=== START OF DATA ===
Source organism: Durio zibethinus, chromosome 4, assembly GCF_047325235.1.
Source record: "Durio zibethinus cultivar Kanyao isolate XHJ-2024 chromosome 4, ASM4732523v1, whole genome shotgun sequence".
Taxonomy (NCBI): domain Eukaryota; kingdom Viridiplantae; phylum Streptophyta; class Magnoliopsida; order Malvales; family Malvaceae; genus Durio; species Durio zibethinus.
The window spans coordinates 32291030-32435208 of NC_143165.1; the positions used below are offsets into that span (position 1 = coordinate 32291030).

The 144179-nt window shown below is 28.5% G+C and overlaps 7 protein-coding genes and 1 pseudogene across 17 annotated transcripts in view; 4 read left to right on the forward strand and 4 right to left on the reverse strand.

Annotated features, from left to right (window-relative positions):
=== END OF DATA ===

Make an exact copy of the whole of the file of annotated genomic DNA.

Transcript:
Source organism: Durio zibethinus, chromosome 4, assembly GCF_047325235.1.
Source record: "Durio zibethinus cultivar Kanyao isolate XHJ-2024 chromosome 4, ASM4732523v1, whole genome shotgun sequence".
Taxonomy (NCBI): domain Eukaryota; kingdom Viridiplantae; phylum Streptophyta; class Magnoliopsida; order Malvales; family Malvaceae; genus Durio; species Durio zibethinus.
The window spans coordinates 32291030-32435208 of NC_143165.1; the positions used below are offsets into that span (position 1 = coordinate 32291030).

The 144179-nt window shown below is 28.5% G+C and overlaps 7 protein-coding genes and 1 pseudogene across 17 annotated transcripts in view; 4 read left to right on the forward strand and 4 right to left on the reverse strand.

Annotated features, from left to right (window-relative positions):